“If we rely on debate techniques or sales methods or group psychology, we are preaching the gospel in some other way, and it is not of God. …
“Intellectual things—reason and logic—can prepare the way, and they can help us in our preparation. But if we are tied to them instead of to the Spirit of the Lord, we are not teaching the gospel in the Lord’s way” (“Teaching and Learning by the Spirit,” Ensign, Mar. 1997, 8–9).
The Lord described His gospel as “the word of truth” (D&C 50:17); therefore, those who preach the gospel should seek to do so “by the Comforter, in the Spirit of truth” (D&C 50:17). The Holy Ghost bears witness of the truth as it is being taught. Elder L. Tom Perry (1922–2015) of the Quorum of the Twelve Apostles explained how those who preach the gospel can qualify for this essential help of the Spirit:
“It is our privilege to have the Holy Ghost, a member of the Godhead, as our constant companion, to edify and inspire us in our preparation as teachers. We should prepare ourselves through obedience to God’s commandments, that our confidence will wax strong when we call upon the Lord, that His Spirit might magnify us as we teach. When we have the Spirit to direct us, we are capable of teaching with great power. …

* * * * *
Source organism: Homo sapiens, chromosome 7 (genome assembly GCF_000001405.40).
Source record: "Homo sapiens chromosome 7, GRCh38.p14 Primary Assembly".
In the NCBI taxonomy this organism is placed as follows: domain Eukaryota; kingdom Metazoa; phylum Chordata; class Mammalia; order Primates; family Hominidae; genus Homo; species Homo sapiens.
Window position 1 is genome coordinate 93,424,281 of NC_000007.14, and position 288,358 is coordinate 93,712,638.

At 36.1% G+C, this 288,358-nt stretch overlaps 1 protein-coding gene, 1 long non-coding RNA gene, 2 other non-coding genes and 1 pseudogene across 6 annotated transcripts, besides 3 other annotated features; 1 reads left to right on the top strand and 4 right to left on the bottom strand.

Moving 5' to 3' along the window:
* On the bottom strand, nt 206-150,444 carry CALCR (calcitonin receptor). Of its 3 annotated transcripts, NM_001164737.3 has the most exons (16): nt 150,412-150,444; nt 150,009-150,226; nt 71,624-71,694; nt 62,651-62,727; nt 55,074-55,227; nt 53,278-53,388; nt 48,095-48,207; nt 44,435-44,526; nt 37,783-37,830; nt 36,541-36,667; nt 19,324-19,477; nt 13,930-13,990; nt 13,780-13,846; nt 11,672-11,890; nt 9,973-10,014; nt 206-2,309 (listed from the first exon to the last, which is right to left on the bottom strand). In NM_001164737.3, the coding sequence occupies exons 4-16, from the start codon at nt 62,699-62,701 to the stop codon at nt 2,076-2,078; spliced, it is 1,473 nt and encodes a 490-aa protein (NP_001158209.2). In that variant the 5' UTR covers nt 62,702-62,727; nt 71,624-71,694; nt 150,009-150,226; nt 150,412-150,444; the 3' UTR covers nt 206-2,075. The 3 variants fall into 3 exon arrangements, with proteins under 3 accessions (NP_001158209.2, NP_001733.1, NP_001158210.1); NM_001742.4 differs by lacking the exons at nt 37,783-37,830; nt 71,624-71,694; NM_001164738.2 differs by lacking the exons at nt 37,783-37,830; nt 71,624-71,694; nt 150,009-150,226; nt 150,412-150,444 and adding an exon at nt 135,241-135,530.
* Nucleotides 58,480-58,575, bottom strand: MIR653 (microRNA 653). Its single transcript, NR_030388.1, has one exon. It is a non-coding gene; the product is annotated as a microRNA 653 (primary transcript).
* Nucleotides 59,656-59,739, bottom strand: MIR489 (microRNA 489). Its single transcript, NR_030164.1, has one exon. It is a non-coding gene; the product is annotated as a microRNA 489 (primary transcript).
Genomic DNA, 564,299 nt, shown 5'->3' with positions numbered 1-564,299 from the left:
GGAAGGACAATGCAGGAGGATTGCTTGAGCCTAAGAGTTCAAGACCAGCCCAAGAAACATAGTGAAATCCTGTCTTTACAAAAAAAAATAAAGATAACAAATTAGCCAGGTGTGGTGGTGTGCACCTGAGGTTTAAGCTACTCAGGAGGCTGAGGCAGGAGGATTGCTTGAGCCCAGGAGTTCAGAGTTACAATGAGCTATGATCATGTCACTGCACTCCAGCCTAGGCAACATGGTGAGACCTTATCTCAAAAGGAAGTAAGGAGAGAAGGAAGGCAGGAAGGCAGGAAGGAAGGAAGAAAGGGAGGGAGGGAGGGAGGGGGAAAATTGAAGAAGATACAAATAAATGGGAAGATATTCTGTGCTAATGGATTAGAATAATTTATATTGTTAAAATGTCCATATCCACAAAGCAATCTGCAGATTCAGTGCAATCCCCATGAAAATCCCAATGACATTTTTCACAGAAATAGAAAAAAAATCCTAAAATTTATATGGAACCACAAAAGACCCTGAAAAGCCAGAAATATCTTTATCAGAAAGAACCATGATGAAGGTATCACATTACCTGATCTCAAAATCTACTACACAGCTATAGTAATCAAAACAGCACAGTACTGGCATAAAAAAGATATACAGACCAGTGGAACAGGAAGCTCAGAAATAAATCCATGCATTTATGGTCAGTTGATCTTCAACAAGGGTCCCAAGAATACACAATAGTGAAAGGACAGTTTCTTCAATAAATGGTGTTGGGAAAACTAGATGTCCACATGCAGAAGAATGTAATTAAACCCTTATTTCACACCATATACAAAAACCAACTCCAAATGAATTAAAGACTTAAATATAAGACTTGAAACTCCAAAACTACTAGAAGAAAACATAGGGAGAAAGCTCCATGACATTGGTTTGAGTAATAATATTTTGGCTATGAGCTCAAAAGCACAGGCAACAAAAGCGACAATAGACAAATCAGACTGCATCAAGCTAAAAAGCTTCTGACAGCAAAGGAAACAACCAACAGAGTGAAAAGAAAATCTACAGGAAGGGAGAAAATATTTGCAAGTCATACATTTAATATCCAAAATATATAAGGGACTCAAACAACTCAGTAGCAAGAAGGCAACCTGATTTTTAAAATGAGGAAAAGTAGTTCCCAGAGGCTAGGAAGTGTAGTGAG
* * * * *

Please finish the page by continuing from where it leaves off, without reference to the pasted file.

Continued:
“Our teaching will be effective if we approach it humbly through prayer and study. We will then be assisted by the Spirit in imparting the word, consistent and in harmony with what the Lord would have us teach” (“Teach Them the Word of God with All Diligence,” Ensign, May 1999, 8).
When the gospel is taught with the Spirit, those who are receptive to the Lord’s word can be edified and nourished. Elder Jeffrey R. Holland of the Quorum of the Twelve Apostles taught why every teacher in the Church should seek to be guided by the Holy Ghost:
“The Lord has never given more emphatic counsel to the Church than that we are to teach the gospel ‘by the Spirit, even the Comforter which was sent forth to teach the truth’ [D&C 50:14]. …
“No eternal learning can take place without that quickening of the Spirit from heaven. …